The Low Price of Torture in Russia
Torture is widespread in police cells and prisons across Russia. A new analysis of court rulings shows what the perpetrators pay — if they pay at all.
This July, the Russian newspaper Novaya Gazeta, a partner of the Organized Crime and Corruption Reporting Project (OCCRP), published a video recorded by an officer in a prison colony near Yaroslavl in central Russia. It showed an inmate being tortured.
The man is tied up, spread-eagle, on a table. One by one, people wearing camouflage uniforms beat him on the legs and heels with rubber truncheons. The man howls and begs for mercy. From time to time, the men pour water on his head from a bucket.
That’s how officers in a Russian prison conducted what one of them described as “educational work” with a convict. After the video was published and viewed by several million people, 12 employees of the Federal Prison Service (abbreviated FSIN in Russian) were arrested on charges of abuse of authority with the use of violence.
Based on judgments last year by the European Court of Human Rights (ECHR), Russia was implicated in over half of cases involving torture, inhuman treatment or ineffective investigation of such crimes.
Now, Novaya Gazeta has analyzed data from two of the largest Russian databases of cases like these. Though not every judicial decision is publicly available, the data detail almost 4,500 sentences handed to officials. Many abusers receive suspended sentences and are able to return to their duties in just a few years. And the compensation victims receive is often dozens of times less than requested.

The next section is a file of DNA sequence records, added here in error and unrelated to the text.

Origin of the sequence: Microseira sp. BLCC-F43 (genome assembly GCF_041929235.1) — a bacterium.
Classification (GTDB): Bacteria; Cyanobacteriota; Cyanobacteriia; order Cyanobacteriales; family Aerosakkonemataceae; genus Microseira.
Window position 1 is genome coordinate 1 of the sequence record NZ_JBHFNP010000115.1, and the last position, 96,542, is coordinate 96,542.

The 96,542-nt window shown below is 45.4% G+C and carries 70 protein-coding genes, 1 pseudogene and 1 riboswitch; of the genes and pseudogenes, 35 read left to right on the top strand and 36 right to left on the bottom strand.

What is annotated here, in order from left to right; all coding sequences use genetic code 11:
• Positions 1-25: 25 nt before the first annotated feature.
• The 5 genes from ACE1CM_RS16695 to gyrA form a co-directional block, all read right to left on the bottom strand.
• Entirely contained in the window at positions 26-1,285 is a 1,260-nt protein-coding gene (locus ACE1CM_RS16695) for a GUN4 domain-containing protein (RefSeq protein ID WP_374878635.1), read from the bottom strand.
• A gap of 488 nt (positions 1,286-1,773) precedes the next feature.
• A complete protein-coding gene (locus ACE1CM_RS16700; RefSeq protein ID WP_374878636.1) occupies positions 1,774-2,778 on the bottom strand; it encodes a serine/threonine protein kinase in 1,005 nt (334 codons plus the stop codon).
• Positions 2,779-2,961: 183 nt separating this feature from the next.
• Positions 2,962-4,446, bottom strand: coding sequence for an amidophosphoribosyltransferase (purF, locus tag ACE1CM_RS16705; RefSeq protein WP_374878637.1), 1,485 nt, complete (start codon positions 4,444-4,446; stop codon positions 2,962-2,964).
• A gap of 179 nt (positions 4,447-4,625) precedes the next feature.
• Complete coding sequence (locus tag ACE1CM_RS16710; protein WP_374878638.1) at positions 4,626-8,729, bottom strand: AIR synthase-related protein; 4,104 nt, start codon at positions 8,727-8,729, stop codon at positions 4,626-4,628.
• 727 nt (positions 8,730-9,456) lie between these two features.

One group that is not complained about much are the various branches of Russian intelligence. The data show no sentences handed out to FSB officers at all.
But a month later, Novaya Gazeta published a video that showed another beating in the same prison. This time, FSIN employees forced inmates to run along a corridor as they beat them with their bare hands and truncheons. Then the prisoners were taken to a separate room, without a camera, followed by a crowd of jailers. One holds a bedsheet. In the previous video, a sheet was used to muffle the victim’s screams.
Evidence shows the use of violence by Russian officials isn’t confined to just a few “provocateurs,” and it’s certainly not limited to one prison. In the last six months, Russian media outlets and human rights organizations reported over fifty torture cases. But these reports rarely lead to trials. Moreover, since the Russian penal code contains no specific article banning torture by officials, those cases that are brought to court are usually classified under part three of Article 286: “Improper exercise of authority with the use of violence or weapons or with infliction of injury.”